ABC7 Unite: Brooklyn para powerlifter creates non-profit to help disabled individuals

Kristin Thorne Image
Tuesday, October 27, 2020
Brooklyn para powerlifter creates non-profit to help disabled individuals
Kristin Thorne reports on the Garrison Redd Project.

EAST NEW YORK, Brooklyn (WABC) -- A team USA para powerlifter from Brooklyn has started a non-profit to help disabled individuals obtain adaptive equipment like wheelchairs, canes and walkers.

Garrison Redd, 32, started the Garrison Redd Project after quitting his job at the Internal Revenue Service.

"One day I woke up and I said, 'I'm way too cool for this. I have good qualities. I need to be out in the world and I need to be helping people,'" he said.

Redd, who lives in East New York, was paralyzed in 2005 after being struck by a stray bullet outside his home in Brownsville. The bullet burned the nerves in his spine.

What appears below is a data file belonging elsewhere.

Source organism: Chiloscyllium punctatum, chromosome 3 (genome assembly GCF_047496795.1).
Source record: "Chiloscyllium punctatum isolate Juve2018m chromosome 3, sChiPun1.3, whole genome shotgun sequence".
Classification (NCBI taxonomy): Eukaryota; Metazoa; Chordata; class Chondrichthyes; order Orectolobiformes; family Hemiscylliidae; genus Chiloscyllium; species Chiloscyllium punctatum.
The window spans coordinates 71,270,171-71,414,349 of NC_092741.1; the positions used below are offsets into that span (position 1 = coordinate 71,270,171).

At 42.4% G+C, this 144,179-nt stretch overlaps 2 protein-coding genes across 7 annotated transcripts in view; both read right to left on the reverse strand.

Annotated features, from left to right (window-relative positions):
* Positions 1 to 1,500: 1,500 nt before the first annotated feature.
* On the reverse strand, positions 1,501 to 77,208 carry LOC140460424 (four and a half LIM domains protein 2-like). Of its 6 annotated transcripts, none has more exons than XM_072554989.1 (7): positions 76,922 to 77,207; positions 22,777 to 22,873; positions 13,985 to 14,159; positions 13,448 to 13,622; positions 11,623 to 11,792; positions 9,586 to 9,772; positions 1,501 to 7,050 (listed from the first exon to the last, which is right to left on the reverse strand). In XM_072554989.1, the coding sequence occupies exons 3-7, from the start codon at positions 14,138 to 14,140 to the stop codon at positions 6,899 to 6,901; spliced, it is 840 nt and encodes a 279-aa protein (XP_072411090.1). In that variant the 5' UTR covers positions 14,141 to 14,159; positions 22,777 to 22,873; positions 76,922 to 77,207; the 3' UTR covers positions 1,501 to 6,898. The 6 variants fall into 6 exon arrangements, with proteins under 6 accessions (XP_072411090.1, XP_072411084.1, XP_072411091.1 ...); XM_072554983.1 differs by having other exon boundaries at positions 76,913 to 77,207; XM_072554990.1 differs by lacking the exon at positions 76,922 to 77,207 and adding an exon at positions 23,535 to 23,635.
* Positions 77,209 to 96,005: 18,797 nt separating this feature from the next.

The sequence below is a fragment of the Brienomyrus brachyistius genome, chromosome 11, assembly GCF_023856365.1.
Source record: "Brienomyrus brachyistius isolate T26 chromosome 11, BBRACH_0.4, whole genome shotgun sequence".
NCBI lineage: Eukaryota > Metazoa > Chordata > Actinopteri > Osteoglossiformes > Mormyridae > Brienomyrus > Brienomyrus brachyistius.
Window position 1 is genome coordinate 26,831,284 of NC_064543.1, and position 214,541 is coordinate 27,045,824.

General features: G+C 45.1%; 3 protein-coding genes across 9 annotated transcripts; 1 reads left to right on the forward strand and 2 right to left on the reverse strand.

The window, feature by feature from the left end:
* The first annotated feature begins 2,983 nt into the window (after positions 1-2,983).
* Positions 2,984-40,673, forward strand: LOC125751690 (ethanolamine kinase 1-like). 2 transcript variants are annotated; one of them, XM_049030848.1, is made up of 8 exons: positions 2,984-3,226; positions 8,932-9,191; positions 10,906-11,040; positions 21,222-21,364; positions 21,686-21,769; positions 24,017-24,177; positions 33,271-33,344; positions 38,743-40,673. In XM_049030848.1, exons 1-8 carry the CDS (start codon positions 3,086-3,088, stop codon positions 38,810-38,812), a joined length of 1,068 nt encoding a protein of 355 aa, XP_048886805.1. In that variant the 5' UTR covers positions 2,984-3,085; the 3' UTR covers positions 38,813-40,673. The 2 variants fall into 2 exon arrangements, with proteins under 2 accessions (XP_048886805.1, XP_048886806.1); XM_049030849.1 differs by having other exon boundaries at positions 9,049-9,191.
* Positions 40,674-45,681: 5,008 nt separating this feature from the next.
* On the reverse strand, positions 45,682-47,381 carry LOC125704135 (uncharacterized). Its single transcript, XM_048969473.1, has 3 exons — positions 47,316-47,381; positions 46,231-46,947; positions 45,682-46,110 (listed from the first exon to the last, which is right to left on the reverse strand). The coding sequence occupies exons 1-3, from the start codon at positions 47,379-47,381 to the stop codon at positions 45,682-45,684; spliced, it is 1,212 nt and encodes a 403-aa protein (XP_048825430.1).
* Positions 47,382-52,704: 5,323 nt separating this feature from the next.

Redd was going into his senior year in high school and his last year on the high school football team. He had dreams of playing sports in college.

"The doctor told me something early in my injury that really changed my life. She said, 'You know, you don't have to be the player, you could be the coach.' And once she told me, I could be the coach, I thought from a leadership aspect,' he said.

Redd said his mother also changed his perspective.

"Nobody's going to feel sorry for you," he said she told him. "You're still going to go on in life. You're still going to achieve anything you want to achieve."

Redd went on to earn a bachelor's degree in Finance from York College.

In 2016, Redd went back to the gym to get in shape. Someone approached him about wheelchair racing.

He participated in wheelchair racing, javelin, shot put and discus and then made his way into powerlifting.

He's hoping to represent the USA at the Paralympic Games in Tokyo next year.

Redd trains at Gaglione Strength in Farmingdale with gym owner John Gaglione.

Redd currently benches about 300 pounds and only weighs 133 pounds. He's hoping to break the 300-pound mark by the end of 2020.

"He is always focused on what he can control, not what he can't. I think it's a great lesson for everybody," Gaglione said.


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